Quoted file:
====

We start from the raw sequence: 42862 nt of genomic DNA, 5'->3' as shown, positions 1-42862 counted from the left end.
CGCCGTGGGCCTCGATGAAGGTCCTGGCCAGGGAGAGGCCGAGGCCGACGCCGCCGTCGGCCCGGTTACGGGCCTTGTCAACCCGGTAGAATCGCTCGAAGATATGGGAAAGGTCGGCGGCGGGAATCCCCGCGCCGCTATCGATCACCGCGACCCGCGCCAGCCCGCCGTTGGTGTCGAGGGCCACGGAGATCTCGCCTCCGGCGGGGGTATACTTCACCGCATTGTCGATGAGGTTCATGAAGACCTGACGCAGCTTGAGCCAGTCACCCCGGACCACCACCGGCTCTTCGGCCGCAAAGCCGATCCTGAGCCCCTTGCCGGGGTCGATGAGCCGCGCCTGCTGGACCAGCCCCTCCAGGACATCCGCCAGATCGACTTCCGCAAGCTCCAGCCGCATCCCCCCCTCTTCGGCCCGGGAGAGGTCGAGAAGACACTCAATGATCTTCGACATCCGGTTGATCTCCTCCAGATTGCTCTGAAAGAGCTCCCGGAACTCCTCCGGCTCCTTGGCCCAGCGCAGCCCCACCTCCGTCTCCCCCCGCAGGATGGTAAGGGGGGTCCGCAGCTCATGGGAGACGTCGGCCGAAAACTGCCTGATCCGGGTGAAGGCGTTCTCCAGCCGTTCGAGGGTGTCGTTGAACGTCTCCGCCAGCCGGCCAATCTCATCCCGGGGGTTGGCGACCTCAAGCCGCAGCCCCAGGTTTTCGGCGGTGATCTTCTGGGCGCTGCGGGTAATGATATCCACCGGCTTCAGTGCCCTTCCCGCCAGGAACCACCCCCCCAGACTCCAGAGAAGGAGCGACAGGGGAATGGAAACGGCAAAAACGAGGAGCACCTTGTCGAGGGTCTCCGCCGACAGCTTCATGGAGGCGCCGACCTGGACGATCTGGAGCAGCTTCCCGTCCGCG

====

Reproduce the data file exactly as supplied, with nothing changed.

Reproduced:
We start from the raw sequence: 42862 nt of genomic DNA, 5'->3' as shown, positions 1-42862 counted from the left end.
CGCCGTGGGCCTCGATGAAGGTCCTGGCCAGGGAGAGGCCGAGGCCGACGCCGCCGTCGGCCCGGTTACGGGCCTTGTCAACCCGGTAGAATCGCTCGAAGATATGGGAAAGGTCGGCGGCGGGAATCCCCGCGCCGCTATCGATCACCGCGACCCGCGCCAGCCCGCCGTTGGTGTCGAGGGCCACGGAGATCTCGCCTCCGGCGGGGGTATACTTCACCGCATTGTCGATGAGGTTCATGAAGACCTGACGCAGCTTGAGCCAGTCACCCCGGACCACCACCGGCTCTTCGGCCGCAAAGCCGATCCTGAGCCCCTTGCCGGGGTCGATGAGCCGCGCCTGCTGGACCAGCCCCTCCAGGACATCCGCCAGATCGACTTCCGCAAGCTCCAGCCGCATCCCCCCCTCTTCGGCCCGGGAGAGGTCGAGAAGACACTCAATGATCTTCGACATCCGGTTGATCTCCTCCAGATTGCTCTGAAAGAGCTCCCGGAACTCCTCCGGCTCCTTGGCCCAGCGCAGCCCCACCTCCGTCTCCCCCCGCAGGATGGTAAGGGGGGTCCGCAGCTCATGGGAGACGTCGGCCGAAAACTGCCTGATCCGGGTGAAGGCGTTCTCCAGCCGTTCGAGGGTGTCGTTGAACGTCTCCGCCAGCCGGCCAATCTCATCCCGGGGGTTGGCGACCTCAAGCCGCAGCCCCAGGTTTTCGGCGGTGATCTTCTGGGCGCTGCGGGTAATGATATCCACCGGCTTCAGTGCCCTTCCCGCCAGGAACCACCCCCCCAGACTCCAGAGAAGGAGCGACAGGGGAATGGAAACGGCAAAAACGAGGAGCACCTTGTCGAGGGTCTCCGCCGACAGCTTCATGGAGGCGCCGACCTGGACGATCTGGAGCAGCTTCCCGTCCGCG